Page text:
Ansermet was that rare artist who could interpret the music of his own time with as much interest as that of the past. He did not, however, embrace all of 20th-century music, and it is here that we encounter a distinctly sordid side of the conductor. Ansermet’s abhorrence of Arnold Schoenberg wasn’t simply a rejection of a musical idiom he did not appreciate. Indeed, his dismissal of 12-tone music as a “Jewish idea,” a notion expressed in a book published in 1961, was just one of the many reprehensible opinions he expressed about Jewish musicians. In an essay published on his website, Daniel Barenboim notes that Ansermet “once wrote in an article about Artur Schnabel that he may have been a great pianist and a wonderful musician, but that one always had the impression from his style of playing that he belonged to the Jewish people because he manipulated music the way Jews manipulated money.” What are we to make of that as we peruse the liner notes of The Three-Cornered Hat? I have written before about the moral quandary inherent in listening to musicians whose politics are, at the very least, problematic. Ansermet doesn’t seem to inhabit some nebulous middle ground—his writings are, without a doubt, contemptible. His recordings, however, afford me considerable pleasure, and this is a paradox I can’t easily resolve.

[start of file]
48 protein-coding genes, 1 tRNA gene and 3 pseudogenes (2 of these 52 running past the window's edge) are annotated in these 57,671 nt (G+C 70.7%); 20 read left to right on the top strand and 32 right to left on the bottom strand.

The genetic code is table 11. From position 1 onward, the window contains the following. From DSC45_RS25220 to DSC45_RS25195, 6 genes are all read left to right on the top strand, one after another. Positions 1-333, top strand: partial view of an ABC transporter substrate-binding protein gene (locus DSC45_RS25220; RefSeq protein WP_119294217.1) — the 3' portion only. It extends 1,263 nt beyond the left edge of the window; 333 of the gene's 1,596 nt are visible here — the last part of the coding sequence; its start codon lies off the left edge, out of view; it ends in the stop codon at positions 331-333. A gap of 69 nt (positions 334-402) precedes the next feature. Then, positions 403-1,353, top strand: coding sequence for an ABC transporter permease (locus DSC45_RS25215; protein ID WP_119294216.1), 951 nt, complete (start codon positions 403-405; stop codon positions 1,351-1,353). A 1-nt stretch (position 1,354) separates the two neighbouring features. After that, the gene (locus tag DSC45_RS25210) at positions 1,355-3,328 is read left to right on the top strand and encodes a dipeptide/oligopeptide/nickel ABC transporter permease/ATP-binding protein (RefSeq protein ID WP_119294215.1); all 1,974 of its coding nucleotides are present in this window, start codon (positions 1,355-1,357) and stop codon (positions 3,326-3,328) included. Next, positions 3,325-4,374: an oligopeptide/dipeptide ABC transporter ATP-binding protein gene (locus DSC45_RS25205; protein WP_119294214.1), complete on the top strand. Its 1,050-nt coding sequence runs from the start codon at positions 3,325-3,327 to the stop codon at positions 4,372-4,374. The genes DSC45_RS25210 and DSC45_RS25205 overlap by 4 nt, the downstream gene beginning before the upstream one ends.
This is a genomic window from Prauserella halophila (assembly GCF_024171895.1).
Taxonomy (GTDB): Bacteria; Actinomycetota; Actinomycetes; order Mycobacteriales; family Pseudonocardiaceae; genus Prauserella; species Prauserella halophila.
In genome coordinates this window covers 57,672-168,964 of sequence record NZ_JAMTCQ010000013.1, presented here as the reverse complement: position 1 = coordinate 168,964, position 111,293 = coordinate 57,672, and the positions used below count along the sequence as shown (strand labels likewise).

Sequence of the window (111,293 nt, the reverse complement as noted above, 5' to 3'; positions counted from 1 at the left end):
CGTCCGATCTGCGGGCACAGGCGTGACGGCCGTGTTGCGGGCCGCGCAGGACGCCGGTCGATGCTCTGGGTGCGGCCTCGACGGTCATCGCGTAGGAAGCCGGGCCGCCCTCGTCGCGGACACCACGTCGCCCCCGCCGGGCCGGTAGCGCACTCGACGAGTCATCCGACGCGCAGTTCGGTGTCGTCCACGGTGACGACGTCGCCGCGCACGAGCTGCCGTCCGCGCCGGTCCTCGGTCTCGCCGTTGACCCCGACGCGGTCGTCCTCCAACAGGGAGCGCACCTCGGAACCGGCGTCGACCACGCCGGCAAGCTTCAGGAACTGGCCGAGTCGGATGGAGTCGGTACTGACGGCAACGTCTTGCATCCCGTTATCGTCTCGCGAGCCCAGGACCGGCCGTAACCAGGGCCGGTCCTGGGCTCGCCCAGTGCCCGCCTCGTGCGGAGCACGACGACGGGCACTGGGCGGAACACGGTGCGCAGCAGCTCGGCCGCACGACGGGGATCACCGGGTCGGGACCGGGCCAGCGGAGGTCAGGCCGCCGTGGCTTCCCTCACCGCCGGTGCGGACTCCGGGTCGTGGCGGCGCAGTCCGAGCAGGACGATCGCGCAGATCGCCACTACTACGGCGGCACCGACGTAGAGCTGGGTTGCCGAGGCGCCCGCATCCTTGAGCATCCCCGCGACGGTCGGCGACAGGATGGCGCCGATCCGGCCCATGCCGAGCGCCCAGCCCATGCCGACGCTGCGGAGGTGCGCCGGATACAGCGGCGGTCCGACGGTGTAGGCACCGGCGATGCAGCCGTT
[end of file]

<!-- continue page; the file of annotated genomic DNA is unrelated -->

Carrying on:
One of those superlative recordings is of Honegger’s brief symphonic poem Pacific 231, composed in 1923 and commonly thought to depict the motion of a steam locomotive. After the work’s premiere, Honegger started insisting that Pacific 231 was not in fact program music, that it was instead an abstract exercise in counterpoint. After all, it initially bore a far more prosaic title: Mouvement Symphonique. Still, it’s hard not to hear in the score the thrust and churn of a massive train, the squeak of metal and the billowing of steam. “I have always been passionately fond of locomotives,” Honegger said in 1924. “For me they are living beings, and I love them as others love women or horses.” Once you know that, it’s even harder to ignore certain elements in the score, namely how the composer personifies this titanic machine, imbuing it with raw sexual energy.